years, when he felt that its reporting on the war was uniquely free of
cant. Bob had taken him down to the Macdonalds' apartment, where
the conversation had gone so well that Eliot was eager to continue it.
When John called to invite him for a drink, and to see the Macdonalds
again, he said he would be delighted to come. To avoid any resemblance
to a cocktail party, we invited only one other person, Paul Goodman,
who happened to be in town for the day.
Mr. Eliot gave the impression of being so tall he had to stoop to
get through the doorway of our apartment. The changes in his face
brought about by age, the deep creases around his eyes, nose and
mouth, were so much in the direction of its original character that at
sixty he was recognizably the good-looking man with the slicked-down
black hair (now graying) of the early photographs. His manner was
as formal as his dress, the conservative dress of an English banker.
Shyness had been disciplined into courtesy. On being introduced he
made an effort not to avert his eyes, as one felt he would have done
as a young man. Instead he faced one directly, and took a moment
longer over the exchange of greetings than was usual even with people
whose graciousness is studied.
When John congratulated him on the prize, and added, "High time!"
Eliot said, "Rather too soon. The Nobel is a ticket to one's own funeral.
No one has ever done anything after he got it." John protested: It was not
so. "All of Yeats's great poetry was written after he received the award.
Can't one therefore look on the prize as a recognition of promise?"
Eliot was delighted and said, "That's how I shall try to look on it."
With Dwight, whose manner remained unchanged no matter to whom he was
speaking, Eliot seemed at ease. When the talk turned to poetry readings,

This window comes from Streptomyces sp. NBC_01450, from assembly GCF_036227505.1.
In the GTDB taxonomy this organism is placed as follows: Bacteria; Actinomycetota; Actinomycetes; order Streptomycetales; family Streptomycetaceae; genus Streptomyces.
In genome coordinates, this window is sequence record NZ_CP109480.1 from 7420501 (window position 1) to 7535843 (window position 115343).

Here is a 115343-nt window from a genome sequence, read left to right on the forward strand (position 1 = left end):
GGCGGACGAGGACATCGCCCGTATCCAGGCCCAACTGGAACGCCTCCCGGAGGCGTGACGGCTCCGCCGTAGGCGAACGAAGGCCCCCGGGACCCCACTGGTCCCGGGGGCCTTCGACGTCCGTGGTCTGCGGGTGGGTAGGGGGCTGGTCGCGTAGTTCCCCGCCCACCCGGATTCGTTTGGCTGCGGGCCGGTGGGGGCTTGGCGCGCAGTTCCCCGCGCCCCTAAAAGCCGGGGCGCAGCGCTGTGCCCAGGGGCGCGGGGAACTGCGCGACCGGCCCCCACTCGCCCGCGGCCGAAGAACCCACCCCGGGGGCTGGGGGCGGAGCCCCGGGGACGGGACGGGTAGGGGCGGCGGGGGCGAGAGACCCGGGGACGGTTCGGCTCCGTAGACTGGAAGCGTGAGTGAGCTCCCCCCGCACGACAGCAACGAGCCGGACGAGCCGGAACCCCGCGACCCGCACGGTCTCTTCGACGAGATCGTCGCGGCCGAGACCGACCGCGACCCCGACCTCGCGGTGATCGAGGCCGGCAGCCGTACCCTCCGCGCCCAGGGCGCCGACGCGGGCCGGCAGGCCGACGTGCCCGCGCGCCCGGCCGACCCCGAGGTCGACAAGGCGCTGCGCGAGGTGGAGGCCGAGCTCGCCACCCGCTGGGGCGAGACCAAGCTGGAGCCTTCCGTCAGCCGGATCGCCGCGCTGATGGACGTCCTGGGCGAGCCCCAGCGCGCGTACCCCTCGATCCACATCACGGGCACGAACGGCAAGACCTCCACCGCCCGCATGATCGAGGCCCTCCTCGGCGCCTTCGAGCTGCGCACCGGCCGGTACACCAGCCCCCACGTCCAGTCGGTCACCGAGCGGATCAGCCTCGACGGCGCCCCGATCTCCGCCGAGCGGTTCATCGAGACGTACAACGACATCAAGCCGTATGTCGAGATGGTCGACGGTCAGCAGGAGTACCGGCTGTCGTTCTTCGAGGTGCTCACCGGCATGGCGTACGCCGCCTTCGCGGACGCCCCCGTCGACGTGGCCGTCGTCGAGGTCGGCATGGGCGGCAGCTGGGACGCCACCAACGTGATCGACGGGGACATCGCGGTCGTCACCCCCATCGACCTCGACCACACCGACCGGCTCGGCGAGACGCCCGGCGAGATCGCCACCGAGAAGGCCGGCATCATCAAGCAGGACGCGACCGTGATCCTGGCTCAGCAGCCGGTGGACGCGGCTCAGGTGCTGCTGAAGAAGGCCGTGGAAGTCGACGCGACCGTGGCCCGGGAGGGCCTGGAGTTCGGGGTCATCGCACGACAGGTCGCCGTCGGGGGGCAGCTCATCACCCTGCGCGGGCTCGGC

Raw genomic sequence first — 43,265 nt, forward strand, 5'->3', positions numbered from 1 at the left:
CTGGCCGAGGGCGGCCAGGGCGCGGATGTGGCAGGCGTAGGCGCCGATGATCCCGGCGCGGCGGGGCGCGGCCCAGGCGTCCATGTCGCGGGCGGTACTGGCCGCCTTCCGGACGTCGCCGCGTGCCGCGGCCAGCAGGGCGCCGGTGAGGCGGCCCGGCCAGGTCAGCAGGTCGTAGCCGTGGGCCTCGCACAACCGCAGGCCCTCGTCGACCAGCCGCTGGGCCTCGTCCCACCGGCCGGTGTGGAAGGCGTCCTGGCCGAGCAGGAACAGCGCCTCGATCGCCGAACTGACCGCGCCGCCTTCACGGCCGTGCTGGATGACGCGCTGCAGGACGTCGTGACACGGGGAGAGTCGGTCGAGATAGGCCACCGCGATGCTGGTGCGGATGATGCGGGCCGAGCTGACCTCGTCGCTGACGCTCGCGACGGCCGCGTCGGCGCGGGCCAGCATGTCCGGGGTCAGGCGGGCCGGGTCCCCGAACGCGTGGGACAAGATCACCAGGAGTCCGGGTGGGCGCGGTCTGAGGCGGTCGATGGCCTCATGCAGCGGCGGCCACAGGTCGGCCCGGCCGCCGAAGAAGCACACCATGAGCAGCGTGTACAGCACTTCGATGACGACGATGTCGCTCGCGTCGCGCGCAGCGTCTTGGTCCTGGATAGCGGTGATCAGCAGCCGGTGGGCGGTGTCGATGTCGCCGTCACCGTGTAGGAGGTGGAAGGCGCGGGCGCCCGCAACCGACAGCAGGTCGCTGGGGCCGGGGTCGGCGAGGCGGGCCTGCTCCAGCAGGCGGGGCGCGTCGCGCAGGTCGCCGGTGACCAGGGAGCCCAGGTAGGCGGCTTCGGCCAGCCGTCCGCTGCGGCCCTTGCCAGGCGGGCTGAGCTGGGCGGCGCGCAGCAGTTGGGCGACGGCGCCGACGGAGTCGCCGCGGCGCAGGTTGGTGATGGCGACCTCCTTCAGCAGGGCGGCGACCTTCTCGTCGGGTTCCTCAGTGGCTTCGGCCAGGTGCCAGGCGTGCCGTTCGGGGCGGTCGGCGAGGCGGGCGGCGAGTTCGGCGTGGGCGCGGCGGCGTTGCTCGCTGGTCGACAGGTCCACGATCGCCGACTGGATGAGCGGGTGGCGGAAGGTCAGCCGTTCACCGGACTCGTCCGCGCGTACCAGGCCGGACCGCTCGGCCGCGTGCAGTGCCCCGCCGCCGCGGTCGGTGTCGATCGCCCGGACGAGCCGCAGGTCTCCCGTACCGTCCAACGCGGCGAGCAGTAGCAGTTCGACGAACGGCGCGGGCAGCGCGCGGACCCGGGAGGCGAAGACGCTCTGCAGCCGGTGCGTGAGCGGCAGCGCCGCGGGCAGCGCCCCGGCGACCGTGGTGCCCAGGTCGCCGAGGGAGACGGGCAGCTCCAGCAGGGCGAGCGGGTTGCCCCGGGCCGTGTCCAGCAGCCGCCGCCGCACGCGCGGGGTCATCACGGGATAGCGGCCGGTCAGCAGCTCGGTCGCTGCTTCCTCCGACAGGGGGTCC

he said that although he was willing to lecture, he looked
upon a man's reading his own verse in public as "indecent exposure."
With no effect that we could see, he drank off five martinis. ("Did
you count five, too?" John asked afterward. "If I hadn't seen it, I
wouldn't have believed it.") When Paul Goodman, a premature hippie,
arrived--his hair flying in all directions, his clothes ripped and
stained, his shoes muddy--and John made the introductions, Paul leaned
toward the guest of honor and said, "I didn't get it. What's the name?"
"Eliot. Tom Eliot." He seemed amused rather than offended, as he
was amused by the noisy verbal cross fire that Dwight and Paul and
John fell into whenever they were together.
(After Eliot left, Dwight remonstrated with Paul, "Goodman, my God!
What manners! You knew damn well who he was." Paul, all innocence,
blamed his myopia.)
Eliot excused himself for having to leave early. His acceptance speech
was not yet finished and he was flying to Stockholm in a few days.
At the door he asked John how he had found Pound on his last visit to
St. Elizabeth's. John, who talked with Mrs. Pound whenever she was
there about what one could do for her husband, said to Eliot,
"Won't you try to get him back to writing verse?" Eliot shook his head.
"If one could get a word in . . . Do you?" Rarely, John responded,
sad to think that these two old and close friends could not communicate.
Seeing his guest to the taxi, John asked, "Do you think Pound will ever
finish the Cantos?" "If he does," Eliot said enigmatically, with a farewell
wave, "he will die."